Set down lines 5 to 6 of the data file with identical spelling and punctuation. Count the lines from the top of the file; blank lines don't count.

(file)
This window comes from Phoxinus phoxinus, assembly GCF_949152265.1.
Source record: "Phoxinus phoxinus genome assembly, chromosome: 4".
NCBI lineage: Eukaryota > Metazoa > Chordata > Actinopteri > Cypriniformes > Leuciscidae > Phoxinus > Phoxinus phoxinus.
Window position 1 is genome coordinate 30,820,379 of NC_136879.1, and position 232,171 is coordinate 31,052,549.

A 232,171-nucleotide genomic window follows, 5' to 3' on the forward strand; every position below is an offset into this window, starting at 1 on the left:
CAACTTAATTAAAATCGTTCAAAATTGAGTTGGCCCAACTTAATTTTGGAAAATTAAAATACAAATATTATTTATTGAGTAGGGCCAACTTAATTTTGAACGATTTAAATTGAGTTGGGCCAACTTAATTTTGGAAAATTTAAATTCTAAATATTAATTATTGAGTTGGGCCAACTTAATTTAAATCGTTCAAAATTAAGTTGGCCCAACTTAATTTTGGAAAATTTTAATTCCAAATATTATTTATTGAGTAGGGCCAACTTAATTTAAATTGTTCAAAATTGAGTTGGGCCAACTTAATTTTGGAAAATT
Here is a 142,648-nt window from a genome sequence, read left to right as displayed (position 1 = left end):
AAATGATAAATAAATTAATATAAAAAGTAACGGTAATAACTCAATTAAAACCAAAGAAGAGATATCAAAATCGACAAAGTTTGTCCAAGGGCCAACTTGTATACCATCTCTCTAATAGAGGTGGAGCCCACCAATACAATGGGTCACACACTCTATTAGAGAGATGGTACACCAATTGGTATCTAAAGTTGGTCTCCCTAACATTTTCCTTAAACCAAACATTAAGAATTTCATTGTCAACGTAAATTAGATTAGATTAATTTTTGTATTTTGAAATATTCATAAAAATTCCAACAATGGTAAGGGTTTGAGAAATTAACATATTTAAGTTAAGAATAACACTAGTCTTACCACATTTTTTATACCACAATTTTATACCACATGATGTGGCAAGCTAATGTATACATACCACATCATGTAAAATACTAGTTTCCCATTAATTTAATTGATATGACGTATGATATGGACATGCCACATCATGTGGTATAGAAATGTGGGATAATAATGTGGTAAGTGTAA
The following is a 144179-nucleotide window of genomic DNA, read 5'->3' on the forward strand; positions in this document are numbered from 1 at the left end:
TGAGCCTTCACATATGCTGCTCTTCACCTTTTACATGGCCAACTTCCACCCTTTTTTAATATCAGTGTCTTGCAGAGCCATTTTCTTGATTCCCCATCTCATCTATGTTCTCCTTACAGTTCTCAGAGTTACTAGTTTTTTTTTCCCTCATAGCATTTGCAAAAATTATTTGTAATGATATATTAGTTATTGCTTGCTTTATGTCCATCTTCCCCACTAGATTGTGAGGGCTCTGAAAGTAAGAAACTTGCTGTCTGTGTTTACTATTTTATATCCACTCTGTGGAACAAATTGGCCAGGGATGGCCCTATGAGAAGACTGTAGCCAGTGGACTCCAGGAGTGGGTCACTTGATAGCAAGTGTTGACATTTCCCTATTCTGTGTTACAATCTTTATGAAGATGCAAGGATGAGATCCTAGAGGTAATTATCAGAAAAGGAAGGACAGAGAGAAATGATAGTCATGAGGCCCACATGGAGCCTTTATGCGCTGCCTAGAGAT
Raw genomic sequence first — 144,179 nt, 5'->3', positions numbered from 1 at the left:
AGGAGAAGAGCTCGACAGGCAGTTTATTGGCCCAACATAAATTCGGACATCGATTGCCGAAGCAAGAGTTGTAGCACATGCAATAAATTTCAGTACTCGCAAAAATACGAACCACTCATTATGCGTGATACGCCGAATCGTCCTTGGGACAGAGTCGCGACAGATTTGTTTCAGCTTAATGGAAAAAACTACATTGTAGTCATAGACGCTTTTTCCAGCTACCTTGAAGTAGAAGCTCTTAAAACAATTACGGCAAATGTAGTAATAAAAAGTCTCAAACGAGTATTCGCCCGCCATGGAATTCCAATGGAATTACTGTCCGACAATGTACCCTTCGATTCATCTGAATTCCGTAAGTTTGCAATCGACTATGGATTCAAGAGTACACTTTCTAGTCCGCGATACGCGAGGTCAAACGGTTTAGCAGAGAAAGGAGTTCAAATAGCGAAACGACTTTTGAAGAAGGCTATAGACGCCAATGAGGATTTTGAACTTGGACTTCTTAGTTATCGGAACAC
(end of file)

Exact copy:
A 232,171-nucleotide genomic window follows, 5' to 3' on the forward strand; every position below is an offset into this window, starting at 1 on the left:
CAACTTAATTAAAATCGTTCAAAATTGAGTTGGCCCAACTTAATTTTGGAAAATTAAAATACAAATATTATTTATTGAGTAGGGCCAACTTAATTTTGAACGATTTAAATTGAGTTGGGCCAACTTAATTTTGGAAAATTTAAATTCTAAATATTAATTATTGAGTTGGGCCAACTTAATTTAAATCGTTCAAAATTAAGTTGGCCCAACTTAATTTTGGAAAATTTTAATTCCAAATATTATTTATTGAGTAGGGCCAACTTAATTTAAATTGTTCAAAATTGAGTTGGGCCAACTTAATTTTGGAAAATT